What is group counseling?(and its stages) 

The stages of group counselling according to Corey and  Corey (1997) range from: The initial stage, The transition stage, The working stage and The final stage.  

In this article, we will look into what group counseling is, what it is used for and the 4 stages of group counseling developed by Corey and Corey in 1997. 

What is group counseling? 

Group counseling is a form of counseling that’s given to patient groups, typically close peers. The people participating understand that it’s safe and comfortable for them to speak about their problems with each other so they can work through them together as well as input from the group leader as needed. Being able to deal with your feelings in this way makes it easier for people to enjoy life, by helping them overcome their fears and worries.

In addition, people who have a difficult time with interpersonal relationships can benefit  from the social interactions that are a basic part of the group counseling experience.

Most groups are composed of students of differing ages, backgrounds and ex­periences. This helps to provide additional perspectives.

What happens during group therapy sessions?

Before attending the group counseling sessions, trained professional counselors will meet their clients individually to conduct a pre-group evaluation and gather information about the types of problems they are experiencing. 

Once both parties agree that group counseling is a good match, the clinician should provide information about the time, date and location of the sessions. 

The focus may vary depending on which type of group activity is being worked on, but it’s common for members to meet in a private room sitting in a circle with other like-minded people who want to share with one another specifically regarding substance abuse or eating disorders etc. It’s important to understand how each session goes down so you know whether you fit in with this particular crowd!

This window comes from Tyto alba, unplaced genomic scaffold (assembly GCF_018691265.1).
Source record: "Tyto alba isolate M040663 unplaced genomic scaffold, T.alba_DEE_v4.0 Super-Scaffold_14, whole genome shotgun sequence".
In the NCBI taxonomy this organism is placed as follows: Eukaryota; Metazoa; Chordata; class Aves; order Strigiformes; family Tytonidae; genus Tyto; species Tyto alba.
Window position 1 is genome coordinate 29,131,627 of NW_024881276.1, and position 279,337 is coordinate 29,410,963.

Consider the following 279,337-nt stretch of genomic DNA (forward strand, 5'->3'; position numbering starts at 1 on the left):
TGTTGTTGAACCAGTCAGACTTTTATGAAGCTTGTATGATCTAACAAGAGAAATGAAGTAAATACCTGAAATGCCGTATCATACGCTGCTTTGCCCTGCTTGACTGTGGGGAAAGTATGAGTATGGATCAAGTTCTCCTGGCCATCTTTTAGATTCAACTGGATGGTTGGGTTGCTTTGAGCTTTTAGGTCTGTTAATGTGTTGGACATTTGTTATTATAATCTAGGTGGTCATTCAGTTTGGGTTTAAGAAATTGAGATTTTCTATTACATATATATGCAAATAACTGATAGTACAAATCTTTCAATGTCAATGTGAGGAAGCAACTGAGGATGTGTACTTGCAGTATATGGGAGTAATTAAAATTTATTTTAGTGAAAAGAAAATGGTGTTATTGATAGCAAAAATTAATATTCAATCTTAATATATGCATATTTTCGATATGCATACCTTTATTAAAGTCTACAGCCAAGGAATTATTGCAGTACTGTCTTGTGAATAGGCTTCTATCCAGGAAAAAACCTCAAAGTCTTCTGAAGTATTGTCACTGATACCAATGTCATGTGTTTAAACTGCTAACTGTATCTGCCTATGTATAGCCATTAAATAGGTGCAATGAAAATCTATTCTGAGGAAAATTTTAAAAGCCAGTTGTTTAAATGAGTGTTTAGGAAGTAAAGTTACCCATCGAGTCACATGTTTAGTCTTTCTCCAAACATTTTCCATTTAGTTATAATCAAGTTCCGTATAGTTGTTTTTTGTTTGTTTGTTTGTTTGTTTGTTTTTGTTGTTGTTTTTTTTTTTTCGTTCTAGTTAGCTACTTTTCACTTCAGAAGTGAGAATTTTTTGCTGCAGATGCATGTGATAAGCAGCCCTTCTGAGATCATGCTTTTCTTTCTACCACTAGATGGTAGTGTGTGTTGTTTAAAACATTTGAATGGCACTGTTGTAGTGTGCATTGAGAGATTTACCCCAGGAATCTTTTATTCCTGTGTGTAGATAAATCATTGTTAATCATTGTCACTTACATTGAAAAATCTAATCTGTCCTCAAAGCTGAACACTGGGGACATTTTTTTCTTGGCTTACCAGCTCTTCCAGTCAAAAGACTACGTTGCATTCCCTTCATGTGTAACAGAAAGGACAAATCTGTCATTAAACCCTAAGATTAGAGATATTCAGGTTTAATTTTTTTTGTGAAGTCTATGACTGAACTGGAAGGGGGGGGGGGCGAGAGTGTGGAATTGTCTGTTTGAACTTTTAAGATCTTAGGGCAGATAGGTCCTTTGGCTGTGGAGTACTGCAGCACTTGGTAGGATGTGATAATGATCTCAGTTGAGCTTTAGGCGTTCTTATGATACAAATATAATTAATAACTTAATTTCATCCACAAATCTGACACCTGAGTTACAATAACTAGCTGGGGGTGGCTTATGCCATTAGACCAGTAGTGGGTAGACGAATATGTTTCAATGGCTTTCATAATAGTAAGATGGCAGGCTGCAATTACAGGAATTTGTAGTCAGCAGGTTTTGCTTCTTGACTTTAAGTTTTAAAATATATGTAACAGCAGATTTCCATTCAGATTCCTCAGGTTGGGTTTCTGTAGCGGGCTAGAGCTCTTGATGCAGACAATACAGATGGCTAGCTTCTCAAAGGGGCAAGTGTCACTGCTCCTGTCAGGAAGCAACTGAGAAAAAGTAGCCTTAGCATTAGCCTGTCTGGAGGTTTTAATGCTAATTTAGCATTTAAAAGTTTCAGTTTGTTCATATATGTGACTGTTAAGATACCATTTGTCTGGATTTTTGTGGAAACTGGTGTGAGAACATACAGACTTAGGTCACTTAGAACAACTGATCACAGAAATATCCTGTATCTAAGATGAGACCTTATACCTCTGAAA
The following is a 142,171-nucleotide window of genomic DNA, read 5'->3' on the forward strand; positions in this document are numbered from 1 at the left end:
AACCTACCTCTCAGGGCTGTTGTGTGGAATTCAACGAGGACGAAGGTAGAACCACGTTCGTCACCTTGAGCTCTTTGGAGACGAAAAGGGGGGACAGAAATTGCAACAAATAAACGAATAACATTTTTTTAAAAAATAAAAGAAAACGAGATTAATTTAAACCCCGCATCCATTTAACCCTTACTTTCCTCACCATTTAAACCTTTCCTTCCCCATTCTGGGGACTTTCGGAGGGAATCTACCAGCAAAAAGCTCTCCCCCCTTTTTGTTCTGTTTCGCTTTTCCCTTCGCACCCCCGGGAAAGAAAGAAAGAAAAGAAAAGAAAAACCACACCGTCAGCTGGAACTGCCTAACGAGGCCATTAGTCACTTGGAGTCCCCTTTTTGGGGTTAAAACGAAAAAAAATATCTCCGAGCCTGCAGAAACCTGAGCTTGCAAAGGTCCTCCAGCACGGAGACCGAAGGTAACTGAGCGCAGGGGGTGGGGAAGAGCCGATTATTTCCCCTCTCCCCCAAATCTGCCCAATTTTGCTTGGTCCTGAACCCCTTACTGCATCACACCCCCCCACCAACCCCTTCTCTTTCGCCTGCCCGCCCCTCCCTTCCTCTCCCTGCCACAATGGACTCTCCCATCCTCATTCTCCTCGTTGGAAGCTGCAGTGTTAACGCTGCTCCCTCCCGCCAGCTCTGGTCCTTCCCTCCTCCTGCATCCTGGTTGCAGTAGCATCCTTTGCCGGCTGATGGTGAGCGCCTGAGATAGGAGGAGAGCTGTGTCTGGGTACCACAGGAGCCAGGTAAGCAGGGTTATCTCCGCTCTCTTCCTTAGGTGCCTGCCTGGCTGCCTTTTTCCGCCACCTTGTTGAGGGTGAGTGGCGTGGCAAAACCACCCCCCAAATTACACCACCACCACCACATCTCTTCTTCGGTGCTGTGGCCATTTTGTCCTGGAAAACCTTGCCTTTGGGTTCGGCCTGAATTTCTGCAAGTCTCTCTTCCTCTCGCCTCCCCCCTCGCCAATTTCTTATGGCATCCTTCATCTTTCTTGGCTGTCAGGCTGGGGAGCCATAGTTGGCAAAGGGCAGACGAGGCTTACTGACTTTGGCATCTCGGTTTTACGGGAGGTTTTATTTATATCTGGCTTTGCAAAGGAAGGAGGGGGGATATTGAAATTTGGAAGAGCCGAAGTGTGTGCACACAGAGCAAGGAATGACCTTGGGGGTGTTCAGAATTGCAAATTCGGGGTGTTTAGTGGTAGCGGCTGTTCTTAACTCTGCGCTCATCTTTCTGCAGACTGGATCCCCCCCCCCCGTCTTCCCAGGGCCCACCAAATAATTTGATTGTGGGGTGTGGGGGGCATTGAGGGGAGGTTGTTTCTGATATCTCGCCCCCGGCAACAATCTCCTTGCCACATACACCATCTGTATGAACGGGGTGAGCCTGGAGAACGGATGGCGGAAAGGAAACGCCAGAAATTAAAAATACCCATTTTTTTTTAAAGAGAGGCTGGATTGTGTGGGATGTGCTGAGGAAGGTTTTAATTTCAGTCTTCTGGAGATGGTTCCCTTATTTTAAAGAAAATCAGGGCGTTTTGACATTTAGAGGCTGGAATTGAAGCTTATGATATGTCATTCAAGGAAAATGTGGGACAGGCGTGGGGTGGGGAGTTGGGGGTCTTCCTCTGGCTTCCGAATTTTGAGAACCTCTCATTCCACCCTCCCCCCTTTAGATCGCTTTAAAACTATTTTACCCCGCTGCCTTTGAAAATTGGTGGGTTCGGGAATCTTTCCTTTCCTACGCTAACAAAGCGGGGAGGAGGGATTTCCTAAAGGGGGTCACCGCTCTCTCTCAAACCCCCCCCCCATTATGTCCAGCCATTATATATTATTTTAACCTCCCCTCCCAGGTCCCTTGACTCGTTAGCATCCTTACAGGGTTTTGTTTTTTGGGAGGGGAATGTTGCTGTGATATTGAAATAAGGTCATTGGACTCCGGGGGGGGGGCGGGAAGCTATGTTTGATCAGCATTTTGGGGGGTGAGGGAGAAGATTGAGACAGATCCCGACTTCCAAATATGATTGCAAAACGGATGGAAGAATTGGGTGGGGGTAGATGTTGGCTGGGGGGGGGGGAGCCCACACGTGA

Within an atmosphere of trust, group therapy sessions involve members speaking freely about their feelings and talking directly to one another about all of their personal problems. 

Although no one will ever be forced to divulge their deepest secrets, counselors expect group members to feel free to relate openly and be honest with others for the sake of relieving any pent-up emotional stress in order that they may discover that they aren’t alone in their problems. 

Along with allowing other members to observe the growth of one another’s emotional health, counselors also model healthy behaviors by thoroughly resolving the problems at a deeper level. Most groups meet on a weekly or biweekly basis for a predetermined number of weeks for optimal consistency.

In other words, group therapy is a means for struggling individuals to find camaraderie amongst each other and work towards resolving their personal issues together. 

Most, if not all people are hesitant in going to therapy because some believe it will be similar to the past: being alone in a room and speaking endlessly without knowing what the results would yield.